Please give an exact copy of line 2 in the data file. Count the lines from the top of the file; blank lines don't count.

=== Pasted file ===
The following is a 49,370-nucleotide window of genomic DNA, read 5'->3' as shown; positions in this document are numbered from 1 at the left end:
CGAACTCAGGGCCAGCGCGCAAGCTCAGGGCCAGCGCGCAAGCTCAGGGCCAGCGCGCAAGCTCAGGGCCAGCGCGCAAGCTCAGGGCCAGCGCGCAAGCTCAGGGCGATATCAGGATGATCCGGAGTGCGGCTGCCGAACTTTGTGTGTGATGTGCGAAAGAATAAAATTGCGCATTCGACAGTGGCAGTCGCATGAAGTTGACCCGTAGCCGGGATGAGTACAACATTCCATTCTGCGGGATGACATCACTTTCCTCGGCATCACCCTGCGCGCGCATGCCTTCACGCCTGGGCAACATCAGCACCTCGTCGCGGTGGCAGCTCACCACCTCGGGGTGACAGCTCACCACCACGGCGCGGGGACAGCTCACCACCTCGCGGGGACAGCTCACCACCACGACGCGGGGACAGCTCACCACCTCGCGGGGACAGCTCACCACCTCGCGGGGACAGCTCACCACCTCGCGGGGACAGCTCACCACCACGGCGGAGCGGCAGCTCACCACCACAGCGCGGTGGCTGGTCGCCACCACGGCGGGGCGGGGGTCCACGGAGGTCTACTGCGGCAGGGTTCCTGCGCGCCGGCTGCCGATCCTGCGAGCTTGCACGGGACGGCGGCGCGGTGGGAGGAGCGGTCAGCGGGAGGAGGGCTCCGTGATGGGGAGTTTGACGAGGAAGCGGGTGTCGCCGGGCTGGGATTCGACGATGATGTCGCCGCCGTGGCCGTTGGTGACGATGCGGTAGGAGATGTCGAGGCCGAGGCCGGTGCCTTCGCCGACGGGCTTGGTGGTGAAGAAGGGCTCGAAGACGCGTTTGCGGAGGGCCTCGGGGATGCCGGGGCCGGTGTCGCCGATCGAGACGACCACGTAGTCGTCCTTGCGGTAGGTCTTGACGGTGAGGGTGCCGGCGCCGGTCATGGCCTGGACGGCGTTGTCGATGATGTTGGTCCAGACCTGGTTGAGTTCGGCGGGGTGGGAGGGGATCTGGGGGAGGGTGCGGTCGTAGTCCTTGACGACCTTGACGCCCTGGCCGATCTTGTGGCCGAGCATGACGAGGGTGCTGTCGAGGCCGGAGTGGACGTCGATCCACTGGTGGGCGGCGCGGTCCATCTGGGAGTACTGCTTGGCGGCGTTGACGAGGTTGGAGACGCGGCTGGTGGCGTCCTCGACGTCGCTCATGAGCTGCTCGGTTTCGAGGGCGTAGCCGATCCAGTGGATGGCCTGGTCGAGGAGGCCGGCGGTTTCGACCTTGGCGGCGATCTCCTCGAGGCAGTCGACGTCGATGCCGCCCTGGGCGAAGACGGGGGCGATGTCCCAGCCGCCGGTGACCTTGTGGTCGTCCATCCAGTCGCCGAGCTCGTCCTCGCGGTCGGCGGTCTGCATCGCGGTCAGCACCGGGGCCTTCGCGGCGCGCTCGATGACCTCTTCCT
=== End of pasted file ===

CGAACTCAGGGCCAGCGCGCAAGCTCAGGGCCAGCGCGCAAGCTCAGGGCCAGCGCGCAAGCTCAGGGCCAGCGCGCAAGCTCAGGGCCAGCGCGCAAGCTCAGGGCGATATCAGGATGATCCGGAGTGCGGCTGCCGAACTTTGTGTGTGATGTGCGAAAGAATAAAATTGCGCATTCGACAGTGGCAGTCGCATGAAGTTGACCCGTAGCCGGGATGAGTACAACATTCCATTCTGCGGGATGACATCACTTTCCTCGGCATCACCCTGCGCGCGCATGCCTTCACGCCTGGGCAACATCAGCACCTCGTCGCGGTGGCAGCTCACCACCTCGGGGTGACAGCTCACCACCACGGCGCGGGGACAGCTCACCACCTCGCGGGGACAGCTCACCACCACGACGCGGGGACAGCTCACCACCTCGCGGGGACAGCTCACCACCTCGCGGGGACAGCTCACCACCTCGCGGGGACAGCTCACCACCACGGCGGAGCGGCAGCTCACCACCACAGCGCGGTGGCTGGTCGCCACCACGGCGGGGCGGGGGTCCACGGAGGTCTACTGCGGCAGGGTTCCTGCGCGCCGGCTGCCGATCCTGCGAGCTTGCACGGGACGGCGGCGCGGTGGGAGGAGCGGTCAGCGGGAGGAGGGCTCCGTGATGGGGAGTTTGACGAGGAAGCGGGTGTCGCCGGGCTGGGATTCGACGATGATGTCGCCGCCGTGGCCGTTGGTGACGATGCGGTAGGAGATGTCGAGGCCGAGGCCGGTGCCTTCGCCGACGGGCTTGGTGGTGAAGAAGGGCTCGAAGACGCGTTTGCGGAGGGCCTCGGGGATGCCGGGGCCGGTGTCGCCGATCGAGACGACCACGTAGTCGTCCTTGCGGTAGGTCTTGACGGTGAGGGTGCCGGCGCCGGTCATGGCCTGGACGGCGTTGTCGATGATGTTGGTCCAGACCTGGTTGAGTTCGGCGGGGTGGGAGGGGATCTGGGGGAGGGTGCGGTCGTAGTCCTTGACGACCTTGACGCCCTGGCCGATCTTGTGGCCGAGCATGACGAGGGTGCTGTCGAGGCCGGAGTGGACGTCGATCCACTGGTGGGCGGCGCGGTCCATCTGGGAGTACTGCTTGGCGGCGTTGACGAGGTTGGAGACGCGGCTGGTGGCGTCCTCGACGTCGCTCATGAGCTGCTCGGTTTCGAGGGCGTAGCCGATCCAGTGGATGGCCTGGTCGAGGAGGCCGGCGGTTTCGACCTTGGCGGCGATCTCCTCGAGGCAGTCGACGTCGATGCCGCCCTGGGCGAAGACGGGGGCGATGTCCCAGCCGCCGGTGACCTTGTGGTCGTCCATCCAGTCGCCGAGCTCGTCCTCGCGGTCGGCGGTCTGCATCGCGGTCAGCACCGGGGCCTTCGCGGCGCGCTCGATGACCTCTTCCT